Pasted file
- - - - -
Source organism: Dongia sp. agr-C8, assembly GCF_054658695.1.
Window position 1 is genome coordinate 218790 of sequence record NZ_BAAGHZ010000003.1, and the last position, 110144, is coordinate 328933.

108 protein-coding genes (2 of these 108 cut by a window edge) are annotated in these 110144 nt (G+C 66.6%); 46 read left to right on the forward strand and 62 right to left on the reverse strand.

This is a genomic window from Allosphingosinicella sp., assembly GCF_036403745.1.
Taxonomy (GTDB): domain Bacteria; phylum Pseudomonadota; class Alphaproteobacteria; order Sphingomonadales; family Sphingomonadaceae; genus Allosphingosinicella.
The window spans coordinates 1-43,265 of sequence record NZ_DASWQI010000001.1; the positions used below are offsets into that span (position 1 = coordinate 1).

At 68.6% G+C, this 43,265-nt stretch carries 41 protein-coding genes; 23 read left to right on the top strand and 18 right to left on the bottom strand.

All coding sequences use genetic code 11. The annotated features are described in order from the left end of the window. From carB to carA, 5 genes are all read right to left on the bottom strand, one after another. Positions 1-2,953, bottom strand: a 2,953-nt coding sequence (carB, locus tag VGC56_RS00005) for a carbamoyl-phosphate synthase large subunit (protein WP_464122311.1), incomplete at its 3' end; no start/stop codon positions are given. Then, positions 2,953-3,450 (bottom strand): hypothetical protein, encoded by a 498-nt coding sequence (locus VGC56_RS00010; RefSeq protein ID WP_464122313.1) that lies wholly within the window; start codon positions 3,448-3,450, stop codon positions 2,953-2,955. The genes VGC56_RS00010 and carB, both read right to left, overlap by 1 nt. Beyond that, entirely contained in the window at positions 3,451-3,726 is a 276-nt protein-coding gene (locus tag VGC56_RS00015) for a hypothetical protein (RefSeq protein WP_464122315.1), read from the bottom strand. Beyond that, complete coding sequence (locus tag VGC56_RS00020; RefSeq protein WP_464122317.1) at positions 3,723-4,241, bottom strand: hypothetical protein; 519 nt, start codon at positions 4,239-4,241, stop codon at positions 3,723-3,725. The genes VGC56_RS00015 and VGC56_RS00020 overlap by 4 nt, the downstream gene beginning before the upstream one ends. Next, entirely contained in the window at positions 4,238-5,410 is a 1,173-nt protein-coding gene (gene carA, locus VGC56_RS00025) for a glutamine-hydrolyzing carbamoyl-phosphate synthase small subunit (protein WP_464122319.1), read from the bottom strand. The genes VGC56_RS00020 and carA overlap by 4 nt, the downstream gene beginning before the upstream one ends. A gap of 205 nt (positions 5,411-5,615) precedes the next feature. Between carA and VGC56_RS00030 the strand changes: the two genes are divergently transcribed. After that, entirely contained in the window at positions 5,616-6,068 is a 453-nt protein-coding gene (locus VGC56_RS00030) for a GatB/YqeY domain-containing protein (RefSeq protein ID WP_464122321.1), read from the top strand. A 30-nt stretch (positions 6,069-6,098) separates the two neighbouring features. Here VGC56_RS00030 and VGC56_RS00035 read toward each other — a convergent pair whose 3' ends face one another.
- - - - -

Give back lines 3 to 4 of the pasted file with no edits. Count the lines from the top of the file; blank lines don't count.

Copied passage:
108 protein-coding genes (2 of these 108 cut by a window edge) are annotated in these 110144 nt (G+C 66.6%); 46 read left to right on the forward strand and 62 right to left on the reverse strand.

This is a genomic window from Allosphingosinicella sp., assembly GCF_036403745.1.